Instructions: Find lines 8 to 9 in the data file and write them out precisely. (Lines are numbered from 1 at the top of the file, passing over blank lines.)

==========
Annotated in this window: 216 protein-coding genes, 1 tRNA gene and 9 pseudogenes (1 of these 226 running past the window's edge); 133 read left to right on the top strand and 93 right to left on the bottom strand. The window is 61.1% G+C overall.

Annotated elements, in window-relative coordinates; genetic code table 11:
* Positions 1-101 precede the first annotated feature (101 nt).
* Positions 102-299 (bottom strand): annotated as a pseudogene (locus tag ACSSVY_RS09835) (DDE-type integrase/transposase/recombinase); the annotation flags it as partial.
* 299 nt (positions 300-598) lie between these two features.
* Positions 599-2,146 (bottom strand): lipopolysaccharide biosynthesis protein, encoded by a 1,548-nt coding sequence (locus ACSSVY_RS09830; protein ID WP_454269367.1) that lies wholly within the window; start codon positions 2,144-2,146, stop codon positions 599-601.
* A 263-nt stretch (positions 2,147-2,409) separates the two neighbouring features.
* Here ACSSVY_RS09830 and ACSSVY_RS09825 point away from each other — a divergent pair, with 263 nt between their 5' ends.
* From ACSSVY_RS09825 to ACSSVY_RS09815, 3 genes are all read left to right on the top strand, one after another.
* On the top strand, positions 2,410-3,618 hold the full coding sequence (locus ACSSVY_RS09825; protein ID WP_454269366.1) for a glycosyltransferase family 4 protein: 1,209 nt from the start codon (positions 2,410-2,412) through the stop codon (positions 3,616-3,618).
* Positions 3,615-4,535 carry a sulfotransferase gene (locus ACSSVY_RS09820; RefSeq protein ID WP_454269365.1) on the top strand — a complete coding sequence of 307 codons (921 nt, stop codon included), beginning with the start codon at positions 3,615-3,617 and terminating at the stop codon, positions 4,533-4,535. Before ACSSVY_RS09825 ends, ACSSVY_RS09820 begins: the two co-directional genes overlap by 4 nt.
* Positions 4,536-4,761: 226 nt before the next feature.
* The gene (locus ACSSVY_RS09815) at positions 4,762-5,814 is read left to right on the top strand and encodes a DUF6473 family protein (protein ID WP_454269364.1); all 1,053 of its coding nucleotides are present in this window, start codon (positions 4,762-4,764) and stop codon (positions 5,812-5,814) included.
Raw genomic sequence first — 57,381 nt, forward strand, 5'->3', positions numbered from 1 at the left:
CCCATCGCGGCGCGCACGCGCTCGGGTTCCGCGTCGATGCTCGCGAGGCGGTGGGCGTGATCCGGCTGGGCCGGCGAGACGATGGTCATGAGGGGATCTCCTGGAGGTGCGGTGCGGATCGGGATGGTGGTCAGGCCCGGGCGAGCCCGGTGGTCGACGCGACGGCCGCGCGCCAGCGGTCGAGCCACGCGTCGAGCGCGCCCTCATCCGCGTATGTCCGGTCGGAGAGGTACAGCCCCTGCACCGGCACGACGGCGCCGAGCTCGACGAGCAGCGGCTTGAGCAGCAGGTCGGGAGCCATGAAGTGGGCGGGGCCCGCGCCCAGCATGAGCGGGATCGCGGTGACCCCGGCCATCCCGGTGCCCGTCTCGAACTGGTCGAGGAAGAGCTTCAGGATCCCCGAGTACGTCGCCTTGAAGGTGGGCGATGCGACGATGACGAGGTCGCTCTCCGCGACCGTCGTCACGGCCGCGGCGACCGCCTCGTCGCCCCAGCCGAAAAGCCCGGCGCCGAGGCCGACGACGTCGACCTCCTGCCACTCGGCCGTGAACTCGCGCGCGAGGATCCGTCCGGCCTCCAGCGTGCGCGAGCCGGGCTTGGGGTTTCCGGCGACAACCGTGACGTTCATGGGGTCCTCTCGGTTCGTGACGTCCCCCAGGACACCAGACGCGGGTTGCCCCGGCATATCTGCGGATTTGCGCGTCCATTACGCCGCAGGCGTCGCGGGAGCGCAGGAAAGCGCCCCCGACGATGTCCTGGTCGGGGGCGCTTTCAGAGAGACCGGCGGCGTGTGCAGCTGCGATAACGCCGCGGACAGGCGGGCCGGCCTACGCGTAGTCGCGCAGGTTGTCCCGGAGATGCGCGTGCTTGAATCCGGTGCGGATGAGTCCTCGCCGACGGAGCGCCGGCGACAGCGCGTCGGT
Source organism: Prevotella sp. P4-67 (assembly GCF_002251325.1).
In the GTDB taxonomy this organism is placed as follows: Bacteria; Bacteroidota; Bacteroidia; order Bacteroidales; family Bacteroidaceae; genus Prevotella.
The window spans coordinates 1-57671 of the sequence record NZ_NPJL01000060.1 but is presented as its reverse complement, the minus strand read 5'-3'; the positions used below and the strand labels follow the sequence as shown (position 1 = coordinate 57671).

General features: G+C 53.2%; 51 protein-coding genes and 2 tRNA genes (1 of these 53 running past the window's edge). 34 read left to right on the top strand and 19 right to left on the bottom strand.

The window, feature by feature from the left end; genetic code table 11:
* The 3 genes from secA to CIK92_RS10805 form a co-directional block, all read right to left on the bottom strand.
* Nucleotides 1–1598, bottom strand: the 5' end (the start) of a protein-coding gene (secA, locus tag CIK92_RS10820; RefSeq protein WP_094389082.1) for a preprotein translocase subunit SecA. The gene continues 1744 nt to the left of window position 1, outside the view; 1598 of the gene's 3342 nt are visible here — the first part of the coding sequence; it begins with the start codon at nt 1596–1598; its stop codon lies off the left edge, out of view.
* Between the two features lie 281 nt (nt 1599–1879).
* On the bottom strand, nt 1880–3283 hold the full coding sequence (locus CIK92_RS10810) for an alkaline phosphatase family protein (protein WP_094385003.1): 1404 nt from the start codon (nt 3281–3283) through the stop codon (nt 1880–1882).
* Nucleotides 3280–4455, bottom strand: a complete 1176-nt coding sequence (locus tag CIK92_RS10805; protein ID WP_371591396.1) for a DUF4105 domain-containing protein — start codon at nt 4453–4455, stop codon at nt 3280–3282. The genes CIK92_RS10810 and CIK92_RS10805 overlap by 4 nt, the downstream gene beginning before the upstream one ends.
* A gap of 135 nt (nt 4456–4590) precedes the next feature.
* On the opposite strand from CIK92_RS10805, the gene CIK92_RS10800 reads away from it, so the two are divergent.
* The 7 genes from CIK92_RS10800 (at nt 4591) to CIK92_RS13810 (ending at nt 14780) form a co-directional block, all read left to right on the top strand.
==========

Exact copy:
* Here ACSSVY_RS09830 and ACSSVY_RS09825 point away from each other — a divergent pair, with 263 nt between their 5' ends.
* From ACSSVY_RS09825 to ACSSVY_RS09815, 3 genes are all read left to right on the top strand, one after another.